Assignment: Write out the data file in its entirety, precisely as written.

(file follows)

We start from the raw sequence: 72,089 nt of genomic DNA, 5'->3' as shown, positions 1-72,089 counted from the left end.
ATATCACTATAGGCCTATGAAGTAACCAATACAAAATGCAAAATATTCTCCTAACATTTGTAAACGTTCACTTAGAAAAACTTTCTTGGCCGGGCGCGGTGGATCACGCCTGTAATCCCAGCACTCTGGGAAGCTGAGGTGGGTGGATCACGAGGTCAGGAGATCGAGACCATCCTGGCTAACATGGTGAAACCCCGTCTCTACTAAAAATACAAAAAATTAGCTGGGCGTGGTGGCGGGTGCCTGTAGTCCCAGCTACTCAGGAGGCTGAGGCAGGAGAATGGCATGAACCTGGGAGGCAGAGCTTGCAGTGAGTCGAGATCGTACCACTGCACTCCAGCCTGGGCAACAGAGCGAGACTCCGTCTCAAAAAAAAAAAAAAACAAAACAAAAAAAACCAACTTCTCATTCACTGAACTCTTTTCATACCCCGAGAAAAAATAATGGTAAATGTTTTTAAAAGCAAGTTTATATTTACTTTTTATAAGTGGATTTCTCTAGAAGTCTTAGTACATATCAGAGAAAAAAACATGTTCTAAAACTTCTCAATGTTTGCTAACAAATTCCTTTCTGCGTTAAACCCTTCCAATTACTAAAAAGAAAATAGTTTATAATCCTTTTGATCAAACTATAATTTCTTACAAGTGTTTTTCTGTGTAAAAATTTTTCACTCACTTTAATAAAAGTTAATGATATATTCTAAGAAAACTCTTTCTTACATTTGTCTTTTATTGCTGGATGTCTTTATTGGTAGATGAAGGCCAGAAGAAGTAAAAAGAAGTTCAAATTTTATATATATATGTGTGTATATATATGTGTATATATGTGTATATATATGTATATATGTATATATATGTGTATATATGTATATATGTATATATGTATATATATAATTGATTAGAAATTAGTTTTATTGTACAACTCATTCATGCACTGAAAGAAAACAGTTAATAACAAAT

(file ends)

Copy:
We start from the raw sequence: 72,089 nt of genomic DNA, 5'->3' as shown, positions 1-72,089 counted from the left end.
ATATCACTATAGGCCTATGAAGTAACCAATACAAAATGCAAAATATTCTCCTAACATTTGTAAACGTTCACTTAGAAAAACTTTCTTGGCCGGGCGCGGTGGATCACGCCTGTAATCCCAGCACTCTGGGAAGCTGAGGTGGGTGGATCACGAGGTCAGGAGATCGAGACCATCCTGGCTAACATGGTGAAACCCCGTCTCTACTAAAAATACAAAAAATTAGCTGGGCGTGGTGGCGGGTGCCTGTAGTCCCAGCTACTCAGGAGGCTGAGGCAGGAGAATGGCATGAACCTGGGAGGCAGAGCTTGCAGTGAGTCGAGATCGTACCACTGCACTCCAGCCTGGGCAACAGAGCGAGACTCCGTCTCAAAAAAAAAAAAAAACAAAACAAAAAAAACCAACTTCTCATTCACTGAACTCTTTTCATACCCCGAGAAAAAATAATGGTAAATGTTTTTAAAAGCAAGTTTATATTTACTTTTTATAAGTGGATTTCTCTAGAAGTCTTAGTACATATCAGAGAAAAAAACATGTTCTAAAACTTCTCAATGTTTGCTAACAAATTCCTTTCTGCGTTAAACCCTTCCAATTACTAAAAAGAAAATAGTTTATAATCCTTTTGATCAAACTATAATTTCTTACAAGTGTTTTTCTGTGTAAAAATTTTTCACTCACTTTAATAAAAGTTAATGATATATTCTAAGAAAACTCTTTCTTACATTTGTCTTTTATTGCTGGATGTCTTTATTGGTAGATGAAGGCCAGAAGAAGTAAAAAGAAGTTCAAATTTTATATATATATGTGTGTATATATATGTGTATATATGTGTATATATATGTATATATGTATATATATGTGTATATATGTATATATGTATATATGTATATATATAATTGATTAGAAATTAGTTTTATTGTACAACTCATTCATGCACTGAAAGAAAACAGTTAATAACAAAT